At the Intersection of Spirituality and Mental Health

How the Light Gets In

Wednesday, May 24, 2023

A psychiatrist once told me that when people reach a breaking point with a mental health issue, they tend to deal with it in one of three ways:
  1. Drugs (prescription or otherwise)
  2. Therapy
  3. Religion

The religion part was the surprise punchline but after a few beats it made sense. If a person is facing their mortality, it’s understandable that a conversion might take place under that kind of clarifying pressure. And certainly, if a person already has a faith tradition, then it would make sense that their religion would be sustaining for them when they are struggling.

But then there is the “spiritual but not necessarily religious” side of the house where someone at their lowest chances upon the portal through which they find their connection to something bigger than their own currently reduced self. Maybe precisely because they are at their lowest. As Leonard Cohen so famously sang, the cracks are how the light gets in.  A lot of soul searching can happen in those humble, broken times.

Not coincidentally, these are times we might find ourselves using tools or taking up practices like yoga and meditation, all techniques that cultivate awareness. For example, one powerful tool to use when in a state of emotional dysregulation is to label the distressing feeling and rate it on a scale of 1 – 10. Say the feeling is shame which you rate at a level of 7. Pretty soon you notice it has gotten even worse. Now it’s an 8. At this point you remember to deliberately start breathing. As the energy gradually settles your mind begins to think about other things and you move on. Then a while later a few volts of shame momentarily flare back up and grab your attention, so you continue to monitor the situation from above until the whole thing has passed.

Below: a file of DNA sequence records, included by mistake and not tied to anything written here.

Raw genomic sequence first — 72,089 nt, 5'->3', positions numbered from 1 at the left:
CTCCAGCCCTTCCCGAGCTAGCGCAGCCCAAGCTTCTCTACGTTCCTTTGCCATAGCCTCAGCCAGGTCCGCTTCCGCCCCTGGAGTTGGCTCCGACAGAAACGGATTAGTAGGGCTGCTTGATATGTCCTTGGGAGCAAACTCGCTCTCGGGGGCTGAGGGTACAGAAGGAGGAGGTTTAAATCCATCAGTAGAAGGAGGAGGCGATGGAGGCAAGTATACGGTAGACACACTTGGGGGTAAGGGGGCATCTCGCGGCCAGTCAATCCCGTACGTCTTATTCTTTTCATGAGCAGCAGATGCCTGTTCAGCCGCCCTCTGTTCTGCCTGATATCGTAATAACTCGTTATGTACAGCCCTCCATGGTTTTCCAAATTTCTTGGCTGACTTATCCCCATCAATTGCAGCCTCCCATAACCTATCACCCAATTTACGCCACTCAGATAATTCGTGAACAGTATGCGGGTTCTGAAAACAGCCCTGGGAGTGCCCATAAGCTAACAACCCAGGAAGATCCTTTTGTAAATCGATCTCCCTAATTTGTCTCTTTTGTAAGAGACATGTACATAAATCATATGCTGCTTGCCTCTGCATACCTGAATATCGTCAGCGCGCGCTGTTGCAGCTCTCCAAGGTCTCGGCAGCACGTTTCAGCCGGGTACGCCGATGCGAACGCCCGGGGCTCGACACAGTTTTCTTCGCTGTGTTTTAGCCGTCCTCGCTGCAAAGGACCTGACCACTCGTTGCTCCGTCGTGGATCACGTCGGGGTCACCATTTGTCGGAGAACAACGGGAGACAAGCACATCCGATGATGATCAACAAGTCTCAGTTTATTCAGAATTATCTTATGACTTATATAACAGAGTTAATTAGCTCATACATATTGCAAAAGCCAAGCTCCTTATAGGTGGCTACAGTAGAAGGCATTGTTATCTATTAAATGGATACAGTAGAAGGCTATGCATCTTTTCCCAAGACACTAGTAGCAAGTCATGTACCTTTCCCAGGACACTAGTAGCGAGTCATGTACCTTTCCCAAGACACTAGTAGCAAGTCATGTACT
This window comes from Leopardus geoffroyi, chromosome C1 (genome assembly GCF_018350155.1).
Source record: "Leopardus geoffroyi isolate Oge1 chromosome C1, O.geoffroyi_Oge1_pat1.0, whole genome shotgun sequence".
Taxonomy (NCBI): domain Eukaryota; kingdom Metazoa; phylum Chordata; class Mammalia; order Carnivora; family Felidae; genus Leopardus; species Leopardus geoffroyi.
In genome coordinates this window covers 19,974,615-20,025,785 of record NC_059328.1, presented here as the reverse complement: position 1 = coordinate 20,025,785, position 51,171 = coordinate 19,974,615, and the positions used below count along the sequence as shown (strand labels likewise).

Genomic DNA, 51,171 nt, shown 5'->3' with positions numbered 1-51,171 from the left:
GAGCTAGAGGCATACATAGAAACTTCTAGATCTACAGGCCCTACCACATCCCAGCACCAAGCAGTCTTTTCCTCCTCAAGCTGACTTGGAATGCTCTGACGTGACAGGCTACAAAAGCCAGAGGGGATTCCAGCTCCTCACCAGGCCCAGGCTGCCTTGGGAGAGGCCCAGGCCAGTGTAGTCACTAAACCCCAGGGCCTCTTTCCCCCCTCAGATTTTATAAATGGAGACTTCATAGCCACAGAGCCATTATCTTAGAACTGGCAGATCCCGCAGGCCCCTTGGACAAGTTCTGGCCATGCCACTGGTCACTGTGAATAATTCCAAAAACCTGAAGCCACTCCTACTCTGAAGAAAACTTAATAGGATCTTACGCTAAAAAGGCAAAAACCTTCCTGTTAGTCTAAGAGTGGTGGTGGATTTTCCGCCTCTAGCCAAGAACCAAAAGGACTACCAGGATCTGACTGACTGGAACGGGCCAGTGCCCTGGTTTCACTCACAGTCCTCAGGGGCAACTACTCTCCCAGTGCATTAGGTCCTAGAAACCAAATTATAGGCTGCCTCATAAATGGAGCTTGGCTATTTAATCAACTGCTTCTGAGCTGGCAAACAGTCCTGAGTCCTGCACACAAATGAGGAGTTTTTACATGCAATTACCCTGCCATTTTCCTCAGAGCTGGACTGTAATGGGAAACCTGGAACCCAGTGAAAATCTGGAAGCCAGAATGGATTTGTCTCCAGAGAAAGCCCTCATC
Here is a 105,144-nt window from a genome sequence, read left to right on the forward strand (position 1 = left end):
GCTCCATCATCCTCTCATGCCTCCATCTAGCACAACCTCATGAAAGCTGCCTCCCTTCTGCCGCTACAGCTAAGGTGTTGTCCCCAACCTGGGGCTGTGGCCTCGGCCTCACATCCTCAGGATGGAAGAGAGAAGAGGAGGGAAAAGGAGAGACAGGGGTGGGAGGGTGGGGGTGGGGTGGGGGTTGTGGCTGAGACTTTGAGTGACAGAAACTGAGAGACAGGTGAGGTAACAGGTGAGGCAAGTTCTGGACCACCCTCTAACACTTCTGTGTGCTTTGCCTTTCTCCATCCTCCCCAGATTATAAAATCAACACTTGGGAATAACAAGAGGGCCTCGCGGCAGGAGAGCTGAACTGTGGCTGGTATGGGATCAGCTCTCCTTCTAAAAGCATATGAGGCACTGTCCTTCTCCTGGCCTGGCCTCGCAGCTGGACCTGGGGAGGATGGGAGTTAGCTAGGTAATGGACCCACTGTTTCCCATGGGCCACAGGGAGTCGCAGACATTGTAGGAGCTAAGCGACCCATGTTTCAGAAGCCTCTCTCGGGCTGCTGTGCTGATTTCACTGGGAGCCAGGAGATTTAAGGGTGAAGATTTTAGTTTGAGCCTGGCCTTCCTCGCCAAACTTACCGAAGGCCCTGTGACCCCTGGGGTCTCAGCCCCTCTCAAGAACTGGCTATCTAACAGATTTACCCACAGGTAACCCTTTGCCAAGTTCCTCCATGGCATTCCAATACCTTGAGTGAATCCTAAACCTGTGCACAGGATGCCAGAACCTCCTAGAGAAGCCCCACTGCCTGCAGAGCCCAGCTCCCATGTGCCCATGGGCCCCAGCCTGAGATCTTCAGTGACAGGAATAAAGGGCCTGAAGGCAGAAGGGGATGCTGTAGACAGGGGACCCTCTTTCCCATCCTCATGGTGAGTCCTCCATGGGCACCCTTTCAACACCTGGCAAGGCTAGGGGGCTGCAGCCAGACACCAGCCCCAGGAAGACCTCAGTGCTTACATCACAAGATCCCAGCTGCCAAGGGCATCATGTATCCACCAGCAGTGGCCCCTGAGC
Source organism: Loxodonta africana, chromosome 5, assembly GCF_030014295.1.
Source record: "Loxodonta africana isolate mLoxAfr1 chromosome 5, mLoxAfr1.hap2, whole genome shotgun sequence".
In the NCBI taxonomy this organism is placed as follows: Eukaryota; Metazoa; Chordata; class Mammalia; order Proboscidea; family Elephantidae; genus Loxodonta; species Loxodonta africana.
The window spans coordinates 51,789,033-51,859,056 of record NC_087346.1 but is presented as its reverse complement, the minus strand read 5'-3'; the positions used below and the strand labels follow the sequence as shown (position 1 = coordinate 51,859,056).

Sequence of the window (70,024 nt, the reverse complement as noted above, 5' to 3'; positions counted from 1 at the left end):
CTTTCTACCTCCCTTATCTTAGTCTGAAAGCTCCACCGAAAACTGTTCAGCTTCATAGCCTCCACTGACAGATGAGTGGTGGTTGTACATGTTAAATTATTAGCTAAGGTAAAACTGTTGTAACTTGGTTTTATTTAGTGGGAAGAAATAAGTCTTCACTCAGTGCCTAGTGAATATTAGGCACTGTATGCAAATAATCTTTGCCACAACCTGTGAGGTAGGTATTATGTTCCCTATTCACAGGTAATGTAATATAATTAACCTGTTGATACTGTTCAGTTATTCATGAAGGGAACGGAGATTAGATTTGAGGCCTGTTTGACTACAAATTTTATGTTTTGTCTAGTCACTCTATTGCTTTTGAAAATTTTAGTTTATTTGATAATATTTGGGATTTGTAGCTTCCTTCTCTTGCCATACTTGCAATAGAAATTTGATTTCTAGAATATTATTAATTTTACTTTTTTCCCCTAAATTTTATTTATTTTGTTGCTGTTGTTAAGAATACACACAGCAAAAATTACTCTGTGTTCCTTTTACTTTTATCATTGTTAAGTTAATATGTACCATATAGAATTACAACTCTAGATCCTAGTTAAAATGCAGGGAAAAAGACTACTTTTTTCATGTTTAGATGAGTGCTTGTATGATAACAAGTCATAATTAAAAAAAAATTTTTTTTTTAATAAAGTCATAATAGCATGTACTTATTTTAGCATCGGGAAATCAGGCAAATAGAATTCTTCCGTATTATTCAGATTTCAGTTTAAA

As you bring these awareness-cultivating practices on board, at a certain point you may begin to wonder about that quiet presence doing all the monitoring. Is it always there? Is that just you being aware? If so, how come the awareness is always so calm when you are coming apart at the seams?

It’s the stillness at the center of this particular kind of awareness that seems to me to be the portal to something not wholly us. No matter whether the mind has been stilled by awe-inspiring beauty or lulled by repetitive movements or guided by meditation or stopped in its tracks by disabling stress, I think it’s in that quiet open space that something spiritually mysterious can happen. During one low point in my life, amidst all the yoga and meditation and also a generalized desire to lay on the floor, I heard a voice say, “Child, you are perfect as you are.” Clear as day I heard that voice and it freaked me out. Was that me? Did I just blurt that out? But for one I don’t say things like that and for two I certainly wouldn’t have called myself, “child.”

Maybe this voice actually was my own, telling me what I most needed to hear though it seemed a curious thing to land on. Perfect isn’t top of my list. I would happily settle for wonderful. But whatever its origin, this voice found me at some sort of intersection of spiritual openness and distress, and I have forever more been open to the mystery and more able to access the experience of awe.

Dropping low isn’t what any of us want but, oh my gosh, traveling that road to mental health…it has its wonders. 
Stay true to something,

NOTE: For more consideration of the intersectionality of spirituality and mental health, don’t miss this robust conversation among various faith healers this Thursday from 1:30 – 3 pm. The Zoom link will take you directly to the panel discussion. If you have any questions, contact Marwa Hassanien at